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Here is exactly what I am trying to do. I have a file with many commands of the form \href{a}{b} for strings a and b. I would like to redefine \href so that it executes the following: \footnote{\href{a}{b}}. Thus want to change the URL's into footnotes to URL's. – Is this possible?

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Welcome to tex.sx! A tip: you can use backticks ` to mark your inline code as I did in my edit. Moreover, can you please edit the title of your question so that it's a bit more specific and telling? –  Hendrik Vogt Mar 6 '11 at 15:21
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3 Answers

This can be done using the standard \let technique:

\let\oldhref=\href
\renewcommand{\href}[2]{\footnote{\oldhref{#1}{#2}}}
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Completing Andrey's answer: \let\oldhref\href saves the current meaning of \href. You can then use this old version of \href in the new definition of \href. jrhorn424's solution below would cause an infinite loop as Joseph says below: \href{a}{b} would expand to \footnote{\href{a}{b}}, and the \href in there would expand to \footnote{\href{a}{b}}, etc. –  Bruno Le Floch Mar 6 '11 at 17:18
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This does not work if the second argument contains active characters. Try \href{Test}{http://www.test.com/a=3&b=5}. –  Michael Ummels Jul 23 '11 at 12:36
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This solution also works with URLs that include active characters such as &, % and # (requires hyperref):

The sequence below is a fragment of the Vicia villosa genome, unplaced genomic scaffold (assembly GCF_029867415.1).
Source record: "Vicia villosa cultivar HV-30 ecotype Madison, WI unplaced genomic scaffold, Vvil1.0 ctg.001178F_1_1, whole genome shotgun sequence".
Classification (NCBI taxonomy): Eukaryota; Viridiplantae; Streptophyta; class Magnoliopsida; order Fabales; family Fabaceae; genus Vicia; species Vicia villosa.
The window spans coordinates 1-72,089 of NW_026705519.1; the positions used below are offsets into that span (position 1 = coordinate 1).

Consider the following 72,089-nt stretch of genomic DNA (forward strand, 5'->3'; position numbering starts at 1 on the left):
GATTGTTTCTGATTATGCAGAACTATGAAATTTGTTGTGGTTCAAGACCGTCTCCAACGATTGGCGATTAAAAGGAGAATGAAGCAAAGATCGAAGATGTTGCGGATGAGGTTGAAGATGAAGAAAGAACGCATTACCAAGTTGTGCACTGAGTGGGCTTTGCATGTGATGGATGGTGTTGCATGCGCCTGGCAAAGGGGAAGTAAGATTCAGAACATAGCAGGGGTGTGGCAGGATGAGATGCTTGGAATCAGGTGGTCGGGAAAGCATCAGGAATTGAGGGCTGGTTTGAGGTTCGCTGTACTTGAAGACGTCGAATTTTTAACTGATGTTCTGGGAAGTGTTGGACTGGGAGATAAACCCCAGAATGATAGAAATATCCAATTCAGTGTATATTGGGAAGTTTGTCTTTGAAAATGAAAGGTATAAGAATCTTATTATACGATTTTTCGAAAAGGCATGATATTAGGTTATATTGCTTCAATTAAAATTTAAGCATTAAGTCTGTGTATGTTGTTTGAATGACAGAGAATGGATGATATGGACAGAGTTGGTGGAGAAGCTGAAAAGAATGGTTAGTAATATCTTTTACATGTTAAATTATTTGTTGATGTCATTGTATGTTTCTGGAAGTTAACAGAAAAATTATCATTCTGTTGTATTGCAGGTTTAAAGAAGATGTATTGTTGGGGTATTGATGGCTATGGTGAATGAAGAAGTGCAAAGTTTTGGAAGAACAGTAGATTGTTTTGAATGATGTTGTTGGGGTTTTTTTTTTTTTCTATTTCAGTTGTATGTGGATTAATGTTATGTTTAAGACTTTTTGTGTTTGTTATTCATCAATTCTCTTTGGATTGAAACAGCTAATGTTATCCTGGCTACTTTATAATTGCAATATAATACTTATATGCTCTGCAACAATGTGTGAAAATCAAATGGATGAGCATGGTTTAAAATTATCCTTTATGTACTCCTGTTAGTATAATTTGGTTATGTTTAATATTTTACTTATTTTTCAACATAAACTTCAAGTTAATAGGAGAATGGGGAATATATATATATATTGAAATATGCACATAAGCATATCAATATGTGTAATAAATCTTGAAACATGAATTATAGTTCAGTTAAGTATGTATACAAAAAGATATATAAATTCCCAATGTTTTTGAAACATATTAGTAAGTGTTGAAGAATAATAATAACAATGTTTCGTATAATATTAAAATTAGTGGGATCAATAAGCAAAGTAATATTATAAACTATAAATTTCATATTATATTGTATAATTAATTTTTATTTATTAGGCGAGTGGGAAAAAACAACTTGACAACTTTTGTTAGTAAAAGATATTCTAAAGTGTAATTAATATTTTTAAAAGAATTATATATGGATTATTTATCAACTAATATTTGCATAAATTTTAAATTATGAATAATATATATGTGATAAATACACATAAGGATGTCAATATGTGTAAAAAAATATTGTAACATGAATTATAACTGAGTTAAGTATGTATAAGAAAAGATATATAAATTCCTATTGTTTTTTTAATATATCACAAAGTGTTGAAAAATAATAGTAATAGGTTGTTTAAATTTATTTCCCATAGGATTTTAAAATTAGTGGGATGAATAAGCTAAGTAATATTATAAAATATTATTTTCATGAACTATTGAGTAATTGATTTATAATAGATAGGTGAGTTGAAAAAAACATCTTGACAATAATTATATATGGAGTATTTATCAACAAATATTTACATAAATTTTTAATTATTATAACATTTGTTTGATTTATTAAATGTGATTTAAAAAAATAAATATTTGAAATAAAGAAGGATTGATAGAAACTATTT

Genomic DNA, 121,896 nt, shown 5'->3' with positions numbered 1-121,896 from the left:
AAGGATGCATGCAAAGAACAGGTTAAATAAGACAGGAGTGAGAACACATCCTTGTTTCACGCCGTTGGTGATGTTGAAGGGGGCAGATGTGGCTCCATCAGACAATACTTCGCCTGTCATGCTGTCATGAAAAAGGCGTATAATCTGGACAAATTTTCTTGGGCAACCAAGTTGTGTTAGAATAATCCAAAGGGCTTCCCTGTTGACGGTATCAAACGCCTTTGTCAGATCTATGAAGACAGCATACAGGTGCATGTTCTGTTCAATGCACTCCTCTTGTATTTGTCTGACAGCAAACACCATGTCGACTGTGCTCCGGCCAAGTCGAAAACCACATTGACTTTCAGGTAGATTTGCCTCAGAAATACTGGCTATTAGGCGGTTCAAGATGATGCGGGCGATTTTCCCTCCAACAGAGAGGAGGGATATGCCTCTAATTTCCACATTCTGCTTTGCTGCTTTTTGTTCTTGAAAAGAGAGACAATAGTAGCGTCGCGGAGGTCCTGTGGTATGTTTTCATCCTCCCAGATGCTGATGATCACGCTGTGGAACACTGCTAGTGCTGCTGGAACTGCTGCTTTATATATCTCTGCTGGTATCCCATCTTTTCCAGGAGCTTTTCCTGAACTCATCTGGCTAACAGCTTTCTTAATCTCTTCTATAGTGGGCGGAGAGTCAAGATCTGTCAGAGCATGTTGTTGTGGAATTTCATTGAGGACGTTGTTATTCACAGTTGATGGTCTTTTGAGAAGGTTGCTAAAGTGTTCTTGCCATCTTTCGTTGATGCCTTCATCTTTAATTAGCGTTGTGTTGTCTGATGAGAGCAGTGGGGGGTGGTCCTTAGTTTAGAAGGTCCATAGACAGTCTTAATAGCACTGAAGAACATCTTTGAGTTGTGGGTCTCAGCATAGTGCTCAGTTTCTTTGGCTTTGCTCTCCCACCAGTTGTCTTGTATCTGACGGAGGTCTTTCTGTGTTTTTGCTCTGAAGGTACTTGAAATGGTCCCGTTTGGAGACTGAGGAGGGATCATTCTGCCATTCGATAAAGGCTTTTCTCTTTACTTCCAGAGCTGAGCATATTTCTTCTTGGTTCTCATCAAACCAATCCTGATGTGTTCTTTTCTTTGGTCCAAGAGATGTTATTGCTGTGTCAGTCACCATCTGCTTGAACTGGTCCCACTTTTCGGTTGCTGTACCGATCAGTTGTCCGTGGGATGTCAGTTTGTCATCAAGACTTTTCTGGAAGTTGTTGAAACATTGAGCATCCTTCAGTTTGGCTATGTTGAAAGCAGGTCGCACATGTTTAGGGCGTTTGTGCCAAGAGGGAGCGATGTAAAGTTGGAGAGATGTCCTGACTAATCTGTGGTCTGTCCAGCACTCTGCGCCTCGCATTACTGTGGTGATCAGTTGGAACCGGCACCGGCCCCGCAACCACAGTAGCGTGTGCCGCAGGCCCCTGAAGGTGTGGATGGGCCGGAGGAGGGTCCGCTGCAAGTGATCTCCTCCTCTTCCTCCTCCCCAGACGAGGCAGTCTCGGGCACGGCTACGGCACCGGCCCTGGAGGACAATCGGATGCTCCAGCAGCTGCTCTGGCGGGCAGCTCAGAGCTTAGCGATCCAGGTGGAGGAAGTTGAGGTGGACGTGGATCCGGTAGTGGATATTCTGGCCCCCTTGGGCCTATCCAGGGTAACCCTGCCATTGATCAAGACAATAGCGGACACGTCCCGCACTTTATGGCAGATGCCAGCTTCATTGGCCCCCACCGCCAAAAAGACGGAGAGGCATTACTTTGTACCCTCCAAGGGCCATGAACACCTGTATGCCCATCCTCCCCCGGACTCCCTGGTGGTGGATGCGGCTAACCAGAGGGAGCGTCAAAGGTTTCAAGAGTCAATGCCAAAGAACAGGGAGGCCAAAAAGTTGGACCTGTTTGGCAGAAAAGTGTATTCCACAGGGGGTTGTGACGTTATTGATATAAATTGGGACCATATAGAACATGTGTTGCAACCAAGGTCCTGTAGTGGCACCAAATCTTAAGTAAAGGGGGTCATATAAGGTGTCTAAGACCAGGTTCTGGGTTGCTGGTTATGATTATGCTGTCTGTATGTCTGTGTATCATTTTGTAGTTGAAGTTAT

\makeatletter
\newcommand\hreffootnote@[2]{\footnote{\hyper@linkurl{\Hurl{#2}}{#1}}}
\DeclareRobustCommand{\hreffootnote}{\hyper@normalise\hreffootnote@}
\makeatother

However, as far as I understand your blog post, you actually want that \href{a}{b} behaves like b\footnote{\url{a}}. This can be achieved as follows:

\makeatletter
\newcommand\myhref@[2]{#2\footnote{\url@{#1}}}
\DeclareRobustCommand{\myhref}{\hyper@normalise\myhref@}
\makeatother

Also, see my answer to this question.

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The first argument of \href must be handled as verbatim which makes redefinitions tricky. Michael Ummels's answer correctly shows how to use hyperrefs internal macros for this. However, the recent update of my newverbs package provides a way to collect an argument verbatim easily:

\documentclass{article}

\usepackage{hyperref}
\usepackage{newverbs}[2011/07/24]

\let\orighref\href
\renewcommand{\href}{\Collectverb{\hrefii}}
\newcommand\hrefii[2]{\footnote{\orighref{#1}{#2}}}

\usepackage{lipsum}% Dummy text
\begin{document}

\lipsum*[1]\href{http://test.com/%$^£$%^_@~}{Test URL}

% With other argument separators as { }:
\lipsum*[2]\href|http://test.com/%$^£$}{%^_@~|{Test URL}

% If a real \href is wanted (also used for comparison here)
\lipsum*[3]\orighref{http://test.com/%$^£$%^_@~}{Test URL}

\end{document}
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You should disclose that you're the author of newverbs. –  lockstep Jul 27 '11 at 5:06
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@lockstep: Done. I'm never sure about it. When I mention it's my package it sounds like advertising and if I don't, it looks like hidden advertising :-) –  Martin Scharrer Jul 27 '11 at 7:30
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